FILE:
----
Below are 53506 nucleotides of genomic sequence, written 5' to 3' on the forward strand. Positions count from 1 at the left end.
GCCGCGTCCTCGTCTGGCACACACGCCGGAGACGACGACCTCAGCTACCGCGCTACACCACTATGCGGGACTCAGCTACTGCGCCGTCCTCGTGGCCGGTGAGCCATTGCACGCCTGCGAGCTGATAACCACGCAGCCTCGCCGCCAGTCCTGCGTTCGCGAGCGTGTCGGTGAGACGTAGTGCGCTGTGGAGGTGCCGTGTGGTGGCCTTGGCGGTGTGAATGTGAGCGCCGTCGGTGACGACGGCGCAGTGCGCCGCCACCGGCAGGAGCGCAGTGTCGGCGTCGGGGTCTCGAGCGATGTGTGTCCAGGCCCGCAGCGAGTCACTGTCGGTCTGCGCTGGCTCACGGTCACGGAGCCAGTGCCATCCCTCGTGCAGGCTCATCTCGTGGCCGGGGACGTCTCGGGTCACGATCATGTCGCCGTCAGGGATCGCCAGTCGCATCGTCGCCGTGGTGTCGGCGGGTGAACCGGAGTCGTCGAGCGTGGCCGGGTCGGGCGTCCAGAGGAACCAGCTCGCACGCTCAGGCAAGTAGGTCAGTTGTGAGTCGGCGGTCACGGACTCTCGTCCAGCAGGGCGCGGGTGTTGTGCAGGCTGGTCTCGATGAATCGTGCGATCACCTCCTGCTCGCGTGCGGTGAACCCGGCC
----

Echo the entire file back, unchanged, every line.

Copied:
Below are 53506 nucleotides of genomic sequence, written 5' to 3' on the forward strand. Positions count from 1 at the left end.
GCCGCGTCCTCGTCTGGCACACACGCCGGAGACGACGACCTCAGCTACCGCGCTACACCACTATGCGGGACTCAGCTACTGCGCCGTCCTCGTGGCCGGTGAGCCATTGCACGCCTGCGAGCTGATAACCACGCAGCCTCGCCGCCAGTCCTGCGTTCGCGAGCGTGTCGGTGAGACGTAGTGCGCTGTGGAGGTGCCGTGTGGTGGCCTTGGCGGTGTGAATGTGAGCGCCGTCGGTGACGACGGCGCAGTGCGCCGCCACCGGCAGGAGCGCAGTGTCGGCGTCGGGGTCTCGAGCGATGTGTGTCCAGGCCCGCAGCGAGTCACTGTCGGTCTGCGCTGGCTCACGGTCACGGAGCCAGTGCCATCCCTCGTGCAGGCTCATCTCGTGGCCGGGGACGTCTCGGGTCACGATCATGTCGCCGTCAGGGATCGCCAGTCGCATCGTCGCCGTGGTGTCGGCGGGTGAACCGGAGTCGTCGAGCGTGGCCGGGTCGGGCGTCCAGAGGAACCAGCTCGCACGCTCAGGCAAGTAGGTCAGTTGTGAGTCGGCGGTCACGGACTCTCGTCCAGCAGGGCGCGGGTGTTGTGCAGGCTGGTCTCGATGAATCGTGCGATCACCTCCTGCTCGCGTGCGGTGAACCCGGCC